Tunisia to Consider Rights; Libya Sets Small Quota

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(WOMENSENEWS)–

Cheers

Tunisia’s new constitution is likely to contain provisions on women’s rights and individual liberties, and the country will need a constitutional council to uphold it, new President Moncef Marzouki said in a Jan. 1 interview, reported Reuters. Speaking to the French news website Mediapart, Marzouki stressed that the respect of human, and more specifically women’s, rights had been an important condition of the power-sharing deal with the moderate Islamist Ennahda party, the winner of Tunisia’s first democratic election.

More News to Cheer This Week:

  • Women’s employment now appears to be rising, according to data in the January employment report from the U.S. Bureau of Labor Statistics. An analysis of the report by the Institute for Women’s Policy Research saw equal job growth for men and women (206,000 for each) during the past three months. However, from December 2010 to December 2011, of the 1.6 million jobs added to payrolls, only 521,000 or 32 percent were filled by women; 1,119,000 jobs or 68 percent were filled by men.
  • An Alabama man was arrested Jan. 5 on federal charges that he set fire to a Florida Panhandle abortion clinic New Year’s morning, authorities said, reported the Associated Press. Bobby Joe Rogers of Tuscaloosa was charged with violating federal explosives laws and could face up to 20 years in prison if convicted.
  • A law allowing only women to work in lingerie shops in Saudi Arabia is coming into force, reported the BBC Jan. 4. Campaigners hope this will end decades of awkwardness where women have always been served by male shop assistants.

Jeers

A newly circulated Libyan draft election law that sets aside 10 percent of the parliament seats for women has been slammed by various groups and described as "extremely dangerous," reported The Tripoli Post Jan. 3. A press release by the Libyan Human Rights Alliance said that numerous civil society activists and organizations "find the Libyan Draft Election Law, released on Jan. 1 by the National Transitional Council, to be unreasonable."

More News to Jeer This Week:

  • The Australian Commonwealth Games bronze medal-winning cyclist Chloe Hosking apologized on Jan. 2 to Pat McQuaid, the president of the sport’s international governing body, for calling him "a bit of a dick," reported the Guardian Jan. 2. The 21-year-old retracted her words while defending the point she was making–that the Union Cycliste Internationale does not adequately support female riders. She used the insult after McQuaid made comments that female professionals did not merit a minimum salary. Male professional cyclists are guaranteed a minimum salary.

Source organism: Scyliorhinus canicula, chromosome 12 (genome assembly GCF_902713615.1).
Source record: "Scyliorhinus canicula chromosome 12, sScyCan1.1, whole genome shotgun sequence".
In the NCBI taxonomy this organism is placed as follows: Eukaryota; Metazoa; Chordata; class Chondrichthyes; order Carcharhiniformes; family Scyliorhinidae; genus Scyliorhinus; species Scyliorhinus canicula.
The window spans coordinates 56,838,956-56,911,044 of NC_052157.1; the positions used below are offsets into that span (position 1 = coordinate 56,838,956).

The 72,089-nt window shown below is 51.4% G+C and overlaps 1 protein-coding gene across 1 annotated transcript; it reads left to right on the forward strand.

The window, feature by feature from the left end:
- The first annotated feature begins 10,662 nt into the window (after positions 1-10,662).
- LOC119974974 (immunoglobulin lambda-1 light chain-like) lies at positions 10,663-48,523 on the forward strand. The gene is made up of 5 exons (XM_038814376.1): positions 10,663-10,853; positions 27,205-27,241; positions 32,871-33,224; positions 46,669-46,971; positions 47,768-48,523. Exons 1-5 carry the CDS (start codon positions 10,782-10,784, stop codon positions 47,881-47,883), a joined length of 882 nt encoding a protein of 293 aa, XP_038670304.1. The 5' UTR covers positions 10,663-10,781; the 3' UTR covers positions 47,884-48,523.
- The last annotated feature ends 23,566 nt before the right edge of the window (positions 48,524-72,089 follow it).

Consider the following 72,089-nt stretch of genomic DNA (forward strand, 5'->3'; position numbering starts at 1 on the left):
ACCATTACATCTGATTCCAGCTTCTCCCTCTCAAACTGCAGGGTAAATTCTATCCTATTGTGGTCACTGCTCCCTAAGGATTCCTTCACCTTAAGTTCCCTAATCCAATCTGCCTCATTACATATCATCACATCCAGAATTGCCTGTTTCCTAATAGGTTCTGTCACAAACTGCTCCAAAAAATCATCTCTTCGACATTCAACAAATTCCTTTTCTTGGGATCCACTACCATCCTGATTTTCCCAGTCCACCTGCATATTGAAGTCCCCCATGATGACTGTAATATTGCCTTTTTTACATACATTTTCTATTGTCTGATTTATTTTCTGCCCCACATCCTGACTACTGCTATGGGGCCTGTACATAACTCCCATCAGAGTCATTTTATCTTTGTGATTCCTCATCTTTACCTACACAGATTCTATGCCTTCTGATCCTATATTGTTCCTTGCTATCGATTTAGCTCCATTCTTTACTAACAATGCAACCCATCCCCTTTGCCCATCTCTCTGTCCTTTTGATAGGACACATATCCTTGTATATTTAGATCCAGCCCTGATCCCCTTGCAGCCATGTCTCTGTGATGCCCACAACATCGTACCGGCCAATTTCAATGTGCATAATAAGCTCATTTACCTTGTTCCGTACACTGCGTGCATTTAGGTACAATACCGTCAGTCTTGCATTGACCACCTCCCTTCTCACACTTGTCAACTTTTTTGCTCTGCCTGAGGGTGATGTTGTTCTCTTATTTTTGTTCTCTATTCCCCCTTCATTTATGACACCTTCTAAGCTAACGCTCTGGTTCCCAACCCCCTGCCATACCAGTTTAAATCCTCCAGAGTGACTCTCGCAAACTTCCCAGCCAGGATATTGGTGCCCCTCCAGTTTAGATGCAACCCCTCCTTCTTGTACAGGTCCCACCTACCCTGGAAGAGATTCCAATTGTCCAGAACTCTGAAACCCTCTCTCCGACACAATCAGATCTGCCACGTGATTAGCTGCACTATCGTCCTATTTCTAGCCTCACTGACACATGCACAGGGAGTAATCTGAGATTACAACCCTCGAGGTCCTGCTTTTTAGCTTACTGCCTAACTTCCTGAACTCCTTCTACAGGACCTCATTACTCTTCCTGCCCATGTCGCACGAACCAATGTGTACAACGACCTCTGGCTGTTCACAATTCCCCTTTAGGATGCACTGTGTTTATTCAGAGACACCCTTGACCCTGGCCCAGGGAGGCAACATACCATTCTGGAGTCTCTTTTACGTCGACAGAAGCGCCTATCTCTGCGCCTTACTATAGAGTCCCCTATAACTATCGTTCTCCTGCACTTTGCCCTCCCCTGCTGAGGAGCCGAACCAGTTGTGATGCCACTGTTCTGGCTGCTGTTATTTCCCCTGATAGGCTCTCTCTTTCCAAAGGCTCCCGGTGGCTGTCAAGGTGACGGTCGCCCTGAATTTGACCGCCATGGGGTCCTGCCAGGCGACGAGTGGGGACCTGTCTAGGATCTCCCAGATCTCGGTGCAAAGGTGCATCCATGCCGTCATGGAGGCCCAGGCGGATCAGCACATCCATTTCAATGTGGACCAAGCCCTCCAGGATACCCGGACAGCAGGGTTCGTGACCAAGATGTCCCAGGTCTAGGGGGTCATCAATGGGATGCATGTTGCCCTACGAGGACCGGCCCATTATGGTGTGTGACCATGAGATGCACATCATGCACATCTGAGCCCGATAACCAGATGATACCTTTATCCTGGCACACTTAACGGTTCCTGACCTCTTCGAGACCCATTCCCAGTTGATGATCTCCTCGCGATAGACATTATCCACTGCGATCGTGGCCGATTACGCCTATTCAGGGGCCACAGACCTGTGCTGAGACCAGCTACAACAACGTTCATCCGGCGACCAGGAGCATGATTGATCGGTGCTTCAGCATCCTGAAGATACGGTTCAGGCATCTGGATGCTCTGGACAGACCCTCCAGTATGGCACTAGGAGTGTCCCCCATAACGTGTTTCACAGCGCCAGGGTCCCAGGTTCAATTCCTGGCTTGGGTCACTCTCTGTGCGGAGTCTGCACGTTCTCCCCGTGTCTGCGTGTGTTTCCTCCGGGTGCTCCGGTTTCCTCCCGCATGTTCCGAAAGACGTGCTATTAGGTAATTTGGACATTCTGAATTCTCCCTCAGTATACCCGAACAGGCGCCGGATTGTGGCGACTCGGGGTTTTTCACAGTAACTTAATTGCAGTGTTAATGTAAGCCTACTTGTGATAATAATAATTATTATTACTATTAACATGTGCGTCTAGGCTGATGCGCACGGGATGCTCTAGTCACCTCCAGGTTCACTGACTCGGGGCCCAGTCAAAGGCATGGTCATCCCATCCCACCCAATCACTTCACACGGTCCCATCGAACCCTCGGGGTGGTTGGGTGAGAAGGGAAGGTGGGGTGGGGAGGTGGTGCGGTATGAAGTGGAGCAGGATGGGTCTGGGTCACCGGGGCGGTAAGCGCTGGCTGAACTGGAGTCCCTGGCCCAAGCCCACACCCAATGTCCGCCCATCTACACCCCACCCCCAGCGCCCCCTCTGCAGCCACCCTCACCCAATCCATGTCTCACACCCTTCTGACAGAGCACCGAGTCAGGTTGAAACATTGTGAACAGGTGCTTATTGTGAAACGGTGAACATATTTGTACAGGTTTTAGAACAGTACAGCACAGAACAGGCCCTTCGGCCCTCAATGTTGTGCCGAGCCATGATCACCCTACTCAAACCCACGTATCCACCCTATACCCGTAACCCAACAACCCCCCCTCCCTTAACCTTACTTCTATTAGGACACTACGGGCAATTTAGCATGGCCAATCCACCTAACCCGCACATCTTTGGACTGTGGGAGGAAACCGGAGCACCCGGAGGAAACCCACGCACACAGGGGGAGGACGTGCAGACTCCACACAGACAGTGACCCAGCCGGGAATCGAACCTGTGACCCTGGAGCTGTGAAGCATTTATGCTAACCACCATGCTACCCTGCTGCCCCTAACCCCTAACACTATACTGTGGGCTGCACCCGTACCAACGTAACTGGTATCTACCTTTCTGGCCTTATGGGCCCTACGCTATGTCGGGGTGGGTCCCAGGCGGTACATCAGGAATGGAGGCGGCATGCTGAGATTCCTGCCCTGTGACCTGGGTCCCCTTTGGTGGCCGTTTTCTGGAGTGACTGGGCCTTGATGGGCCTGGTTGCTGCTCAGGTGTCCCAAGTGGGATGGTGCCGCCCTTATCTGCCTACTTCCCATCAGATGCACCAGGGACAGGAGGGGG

• Courts in the United Kingdom will be put under a legal duty to ensure that both fathers and mothers are given access to children in divorce settlements, reported the Telegraph Jan. 5. Parents who refuse to accept the orders will be in contempt of court and risk serious penalties or even jail. Under the present system, family courts tend to leave children with their mothers in the vast majority of cases.

Noted:

  • Czech women with silicone breast implants manufactured by a French firm accused of using unapproved industrial-grade material should have them replaced, a Health Ministry spokesperson said on Jan. 5, Reuters reported. The question of who will pay for operations for women who received implants for medical reasons, such as cancer patients, will be settled in the coming weeks. Meanwhile, Britain’s government said women who had such implants on the National Health Service as part of breast reconstruction surgery will be able to have them removed and replaced if they are concerned, reported the Telegraph Jan. 6.
  • The number of twins born in the U.S. soared over the last three decades, mostly the result of test-tube babies and women waiting to have children until their 30s, when the chances of twins increase, reported the Associated Press Jan. 5. In 2009, 1 in every 30 babies born in the U.S. was a twin, a large increase over the 1 in 53 rate in 1980, according to a government report issued Jan. 4.
  • Michele Bachmann ended her bid for the Republican presidential nomination Jan. 4, hours after a sixth-place finish in the Iowa caucuses, reported CNN. The Minnesota congresswoman suspended her campaign, a legal technicality that will allow her to continue to raise and spend campaign funds.
  • The Afghan Taliban released a statement on Jan. 3 announcing its leadership has reached a preliminary deal with Qatar to open a liaison office there. A Taliban presence in the Gulf state could be the first step toward peace talks to end more than a decade of war, the Associated Press reported.
  • Prosecutors dismissed charges against a Manhattan woman accused of aborting her 24-week-old fetus by drinking an herbal tea, the news website DNAinfo reported. Prosecutors told a court Jan. 3 that there was not enough evidence to support the self-abortion charge against Yaribely Almonte, 20, who was hit with the misdemeanor count after her fetus was found by her superintendent on Nov. 29.
  • Women have a long tradition of political encampments, Robin Morgan writes in a Jan. 3 essay for the Women’s Media Center, where she makes the case for women being a major constituency for any movements for economic justice.

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